Several months ago GoDaddy started adding a $.25 ICANN “tax” to most domain name registrations. It is time for GoDaddy to drop this nonsense and add the fee to its advertised price; and ICANN should require all registrars to advertise its prices inclusive of fees.
Here’s the background. In its latest budget ICANN added a variable fee for all accredited registrars. This fee is $.25 per domain name registered. The idea was to raise money by charging registrars according to sales volumes (i.e., larger registrars pay more than smaller registrars). This $.25 fee is on top of a number of other fees including a $4,000 annual accreditation fee and a variable annual fee in the range of $10,000-$25,000. The latter two fees don’t change much based on the size of registrar.
So is the $.25 fee a “tax”, as GoDaddy calls it? Not really. It’s just a cost of doing business. When GoDaddy started advertising its domain name price plus the $.25 fee, I thought other registrars might start this practice. But they haven’t. Thus, when GoDaddy advertises a $8.95 price, it really charges $9.20; when other registrars advertise $8.95, the actual price is $8.95.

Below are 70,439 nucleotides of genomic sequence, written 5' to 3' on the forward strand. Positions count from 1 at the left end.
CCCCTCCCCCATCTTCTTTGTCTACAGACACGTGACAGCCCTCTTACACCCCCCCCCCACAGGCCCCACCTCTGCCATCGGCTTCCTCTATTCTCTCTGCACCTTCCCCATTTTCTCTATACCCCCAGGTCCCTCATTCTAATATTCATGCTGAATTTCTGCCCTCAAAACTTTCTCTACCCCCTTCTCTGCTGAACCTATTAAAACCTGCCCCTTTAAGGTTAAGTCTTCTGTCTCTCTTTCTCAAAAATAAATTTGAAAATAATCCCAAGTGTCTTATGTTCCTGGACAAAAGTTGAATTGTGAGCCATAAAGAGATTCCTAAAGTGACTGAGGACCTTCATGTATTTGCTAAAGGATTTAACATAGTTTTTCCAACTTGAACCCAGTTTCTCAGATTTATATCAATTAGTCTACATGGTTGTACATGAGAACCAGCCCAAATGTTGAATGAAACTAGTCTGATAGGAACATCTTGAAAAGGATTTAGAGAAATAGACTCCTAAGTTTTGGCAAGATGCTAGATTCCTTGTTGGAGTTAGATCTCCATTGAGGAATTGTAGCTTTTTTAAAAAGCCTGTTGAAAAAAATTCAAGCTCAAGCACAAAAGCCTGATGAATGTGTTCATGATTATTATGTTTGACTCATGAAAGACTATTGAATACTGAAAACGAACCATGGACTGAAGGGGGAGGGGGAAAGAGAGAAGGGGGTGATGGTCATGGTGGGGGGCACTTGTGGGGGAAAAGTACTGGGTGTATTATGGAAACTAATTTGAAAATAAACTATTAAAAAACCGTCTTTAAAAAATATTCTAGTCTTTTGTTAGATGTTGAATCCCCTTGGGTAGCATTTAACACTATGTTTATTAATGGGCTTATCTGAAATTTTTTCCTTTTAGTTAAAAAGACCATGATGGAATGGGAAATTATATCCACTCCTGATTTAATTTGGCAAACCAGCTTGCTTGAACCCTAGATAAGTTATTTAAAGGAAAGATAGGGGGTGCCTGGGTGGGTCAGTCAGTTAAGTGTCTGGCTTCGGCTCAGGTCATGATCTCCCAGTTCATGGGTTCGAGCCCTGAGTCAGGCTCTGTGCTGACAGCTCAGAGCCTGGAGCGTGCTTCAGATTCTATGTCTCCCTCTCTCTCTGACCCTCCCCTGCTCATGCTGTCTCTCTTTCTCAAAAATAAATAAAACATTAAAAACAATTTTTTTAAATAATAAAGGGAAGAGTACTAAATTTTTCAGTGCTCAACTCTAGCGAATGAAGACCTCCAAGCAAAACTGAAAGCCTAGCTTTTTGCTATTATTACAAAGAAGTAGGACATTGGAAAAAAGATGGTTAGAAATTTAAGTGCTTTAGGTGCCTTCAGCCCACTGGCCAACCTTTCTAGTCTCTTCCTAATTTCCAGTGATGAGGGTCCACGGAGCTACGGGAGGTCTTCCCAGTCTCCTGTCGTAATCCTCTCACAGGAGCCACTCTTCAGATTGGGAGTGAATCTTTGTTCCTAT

$.25 isn’t a huge deal, but can you see where this is headed? Don’t you hate how your phone bill has all of these surcharges that should just be part of the price you are quoted for service? Next thing you know GoDaddy will advertise domains at $.95 with small print that reads plus $8.00 administrative charge and $.25 ICANN tax.
To make cost comparison across registrars fair, ICANN should implement a rule that requires all accredited registrars to advertise domain prices inclusive of all fees, taxes, and surcharges.